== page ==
A computer is a programmable information processing system as defined by Turing and works by sequentially reading a set of instructions, organized into programs, that make it perform logical and arithmetic operations. Its current physical structure means that all transactions are based on binary logic and numbers formed from binary numbers. As soon as it is switched on, a computer executes instructions, one after the other, that make it read, manipulate, and then rewrite a set of data determined by a dead seed memory. Conditional tests and jumps allow you to move on to the next instruction and thus act differently depending on the data or the needs of the moment or environment.
The data to be manipulated is obtained, either by reading memories or by reading information from internal or external devices (moving a mouse, key resting on a keyboard, temperature, speed, compression…). Once used, or manipulated, the results are written, either in memories or in components that can transform a binary value into a physical action (writing on a printer or monitor, accelerating or braking a vehicle, changing the temperature of an oven…). The computer can also respond to interruptions that allow it to run specific response programs and then resume sequential execution of the interrupted program.
From 1834 to 1837, Charles Babbage designed a programmable calculating machine by associating one of the descendants of the Pascaline (the first mechanical calculating machine invented by Blaise Pascal) with instructions written on the same type of perforated cards as those invented by Jacquard for his looms1. It was during this period that he imagined most of the characteristics of the modern computer.2 Babbage spent the rest of his life trying to build his analytical machine, but without success. Many people became interested and tried to develop this machine3, but it was a hundred years later, in 1937, that IBM ushered in the era of computing by beginning the development of ASCC/Mark I, a machine based on Babbage’s architecture that, once realized, would be considered the completion of its dream4.
The current computer technology dates back to the mid-20th century. Computers can be categorized according to several criteria5 such as application area, size or architecture.
The most famous image from the beginning of the history of computer science13
This portrait of Jacquard, woven in silk on a Jacquard loom, required the reading of 24,000 cards of more than 1,000 holes each (1839). It was only produced on request. Charles Babbage often used it to explain his ideas about what was the first sketch of a computer, his analytical machine, which used Jacquard cards for its commands and data.14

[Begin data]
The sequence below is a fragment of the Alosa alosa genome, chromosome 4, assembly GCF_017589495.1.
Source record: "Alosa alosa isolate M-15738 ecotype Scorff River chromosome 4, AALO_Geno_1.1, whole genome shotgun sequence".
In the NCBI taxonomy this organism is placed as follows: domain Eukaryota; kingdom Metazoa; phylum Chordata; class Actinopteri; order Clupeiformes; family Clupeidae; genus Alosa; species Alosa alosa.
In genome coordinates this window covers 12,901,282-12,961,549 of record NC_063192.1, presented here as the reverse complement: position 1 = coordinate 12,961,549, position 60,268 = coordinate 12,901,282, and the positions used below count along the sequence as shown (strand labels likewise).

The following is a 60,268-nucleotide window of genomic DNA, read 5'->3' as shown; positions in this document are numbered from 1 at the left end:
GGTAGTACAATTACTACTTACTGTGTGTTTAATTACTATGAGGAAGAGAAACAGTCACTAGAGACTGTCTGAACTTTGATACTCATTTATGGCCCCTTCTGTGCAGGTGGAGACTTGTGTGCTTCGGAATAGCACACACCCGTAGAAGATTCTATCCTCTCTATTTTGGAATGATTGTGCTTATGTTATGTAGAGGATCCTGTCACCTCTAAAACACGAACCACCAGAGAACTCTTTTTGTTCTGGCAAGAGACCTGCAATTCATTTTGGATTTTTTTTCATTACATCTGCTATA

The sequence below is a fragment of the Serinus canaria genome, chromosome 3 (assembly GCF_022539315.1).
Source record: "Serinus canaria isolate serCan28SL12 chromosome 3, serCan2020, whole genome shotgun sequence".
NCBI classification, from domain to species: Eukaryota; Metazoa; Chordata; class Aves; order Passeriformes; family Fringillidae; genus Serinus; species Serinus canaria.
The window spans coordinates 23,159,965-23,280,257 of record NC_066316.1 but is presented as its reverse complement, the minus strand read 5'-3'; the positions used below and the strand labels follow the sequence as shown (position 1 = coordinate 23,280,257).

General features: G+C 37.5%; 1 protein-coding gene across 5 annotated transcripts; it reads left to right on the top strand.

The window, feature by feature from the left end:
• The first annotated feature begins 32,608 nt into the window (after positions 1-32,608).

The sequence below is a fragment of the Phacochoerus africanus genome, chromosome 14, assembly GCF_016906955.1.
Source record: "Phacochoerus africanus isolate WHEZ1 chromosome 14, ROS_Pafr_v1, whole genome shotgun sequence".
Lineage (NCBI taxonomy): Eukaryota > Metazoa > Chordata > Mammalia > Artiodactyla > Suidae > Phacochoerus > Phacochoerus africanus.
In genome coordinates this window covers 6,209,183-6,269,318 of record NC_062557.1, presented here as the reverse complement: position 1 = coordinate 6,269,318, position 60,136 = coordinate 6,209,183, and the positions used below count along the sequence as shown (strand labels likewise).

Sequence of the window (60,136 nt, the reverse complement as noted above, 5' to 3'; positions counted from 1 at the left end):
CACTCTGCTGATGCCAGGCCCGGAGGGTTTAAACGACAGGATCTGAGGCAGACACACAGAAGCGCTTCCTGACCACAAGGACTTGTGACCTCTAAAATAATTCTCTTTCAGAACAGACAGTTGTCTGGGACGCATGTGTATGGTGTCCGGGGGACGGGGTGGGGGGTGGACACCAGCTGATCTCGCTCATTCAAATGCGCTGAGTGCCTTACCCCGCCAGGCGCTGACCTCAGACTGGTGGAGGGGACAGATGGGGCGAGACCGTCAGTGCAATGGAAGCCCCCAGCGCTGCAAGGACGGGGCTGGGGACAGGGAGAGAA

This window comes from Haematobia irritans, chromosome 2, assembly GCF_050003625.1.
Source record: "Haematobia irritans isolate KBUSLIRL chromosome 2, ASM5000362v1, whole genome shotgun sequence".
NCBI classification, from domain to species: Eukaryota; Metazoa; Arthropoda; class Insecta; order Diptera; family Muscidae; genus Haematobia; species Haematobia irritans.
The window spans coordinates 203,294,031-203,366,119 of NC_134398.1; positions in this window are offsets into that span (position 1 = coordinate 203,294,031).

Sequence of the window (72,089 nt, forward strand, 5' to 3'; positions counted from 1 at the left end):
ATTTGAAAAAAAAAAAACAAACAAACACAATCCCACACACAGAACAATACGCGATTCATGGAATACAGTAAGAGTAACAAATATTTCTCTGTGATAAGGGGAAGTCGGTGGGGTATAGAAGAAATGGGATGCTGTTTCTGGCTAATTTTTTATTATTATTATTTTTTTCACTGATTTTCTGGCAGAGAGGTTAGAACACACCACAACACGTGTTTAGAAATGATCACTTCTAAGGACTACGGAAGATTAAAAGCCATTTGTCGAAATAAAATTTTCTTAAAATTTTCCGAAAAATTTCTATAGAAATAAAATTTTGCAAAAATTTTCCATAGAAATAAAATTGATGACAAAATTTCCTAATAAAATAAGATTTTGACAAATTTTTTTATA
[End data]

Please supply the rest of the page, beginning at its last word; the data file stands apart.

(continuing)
Detailed article: History of computers.
According to Bernard Cohen, author of Howard Aiken: Portrait of a computer pioneer, “Technology historians and computer scientists interested in history have adopted a number of characteristics that define a computer. Thus, the question of whether mark I was or was not a computer does not depend on a majority opinion but rather on the definition used. Often, some of the basic features needed to be considered a computer are:
digital (instead of analog);
It is programmable
that he can perform the four basic operations (addition, subtraction, multiplication, division) and -often – that he can extract a square root or address a table that contains it;
that it can run programs stored in memory.
A machine is generally not classified as a computer unless it has additional features such as the ability to perform specific operations automatically and this in a controlled manner and in a sequence Predetermined. For other historians and computer scientists, the machine must also have been truly built and fully operational
The late 1930s saw, for the first time in the history of computer science, the beginning of the construction of two programmable calculating machines. They used relays and were programmed by reading perforated rollers and therefore, for some, were already computers. They were not commissioned until the early 1940s, making 1940 the first decade in which computers and fully functional programmable computing machines were found. It was first in 1937 that Howard Aiken, who had realized that Babbage’s analytical machine was the type of calculating machine he wanted to develop26, proposed to IBM to create and build it; after a feasibility study, Thomas J. Watson agreed to build it in 1939; it was tested in 1943 at IBM’s premises and was donated and moved to Harvard University in 1944, changing its name from ASCC to Harvard Mark I or Mark I.
But it was also Konrad Zuse who began the development of his Zuse 3, in secret, in 1939, and who finished it in 1941. Because the Zuse 3 remained unknown to the general public until after the end of the Second World War (except for the American secret services that destroyed it in a bombing in 1943), its very inventive solutions were not used in joint efforts. global computer development.